The Chemical Path of Eroded Soil Field Soil from Field to Bottom Sediment with K-edge X-ray Absorption Near Edge Spectroscopy

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http://urn.fi/URN:NBN:fi-fe201902286677
Julkaisun nimi: The Chemical Path of Eroded Soil Field Soil from Field to Bottom Sediment with K-edge X-ray Absorption Near Edge Spectroscopy
Tekijä: Kallio, Antti-Jussi
Muu tekijä: Helsingin yliopisto, Matemaattis-luonnontieteellinen tiedekunta
Julkaisija: Helsingin yliopisto
Päiväys: 2019
Kieli: eng
URI: http://urn.fi/URN:NBN:fi-fe201902286677
http://hdl.handle.net/10138/299780
Opinnäytteen taso: pro gradu -tutkielmat
Oppiaine: Fysiikka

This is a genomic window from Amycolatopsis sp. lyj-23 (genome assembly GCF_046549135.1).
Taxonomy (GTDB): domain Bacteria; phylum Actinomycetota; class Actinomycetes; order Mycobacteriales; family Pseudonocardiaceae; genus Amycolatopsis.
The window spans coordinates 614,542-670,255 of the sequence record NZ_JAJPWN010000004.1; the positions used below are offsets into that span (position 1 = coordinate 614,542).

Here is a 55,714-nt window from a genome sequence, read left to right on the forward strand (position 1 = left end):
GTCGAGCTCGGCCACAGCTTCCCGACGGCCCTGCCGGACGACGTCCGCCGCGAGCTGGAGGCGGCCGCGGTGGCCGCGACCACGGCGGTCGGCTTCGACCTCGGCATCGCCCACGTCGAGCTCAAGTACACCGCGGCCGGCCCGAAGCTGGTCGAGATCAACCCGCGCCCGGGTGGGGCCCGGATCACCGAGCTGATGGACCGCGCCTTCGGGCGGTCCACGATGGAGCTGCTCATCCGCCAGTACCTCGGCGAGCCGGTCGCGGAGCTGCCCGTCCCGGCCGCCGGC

Tiivistelmä: Eutrophication is a global challenge, where chemical processes in bottom sediments play a key role. Yet, eutrophication science lacks understanding of the role of terrestrial matter on the processes that mobilize or immobilize phosphorus, a central algal nutrient, in sediments. Eroded field soil is carried into sea by runoff and soil is settled on the bottom and then buried. During burial the sediment microbial processes change the redox-conditions which affect the chemistry of settled soil. Here, methods were developed to follow the evolution of the chemical state of soil during burial with iron K-edge X-ray absorption near edge spectroscopy, with a novel home-laboratory based spectrometer. The chemical state of soil, and especially the chemistry of iron is linked to the release and binding of phosphorus in bottom sediments. The chemical path of field soil was simulated with anaerobic incubation, where organic carbon and sulfates were added to represent various sea bottom conditions. In order to measure the spectra of soil-water mixtures, a sample preparation method was developed, where the sample is gellified in both aerobic and anaerobic conditions. The gel makes the suspension uniform and homogeneous. We also developed a sample environment for anaerobic measurements. The measured spectra were compared with spectra obtained from reference iron compounds and the iron species were quantified. The sulfate and addition of organic carbon enhanced the formation of iron sulfides, causing iron bound phosphorus to be released to water. As expected, the release of phosphorus was higher in anaerobic conditions than in aerobic conditions. The addition of organic carbon and sulfate enhanced the formation of iron sulfides, causing iron bound phosphorus to be released to the aquatic system. The results shed light on iron chemistry in anoxic sediments, which can be used in management of eutrophication.


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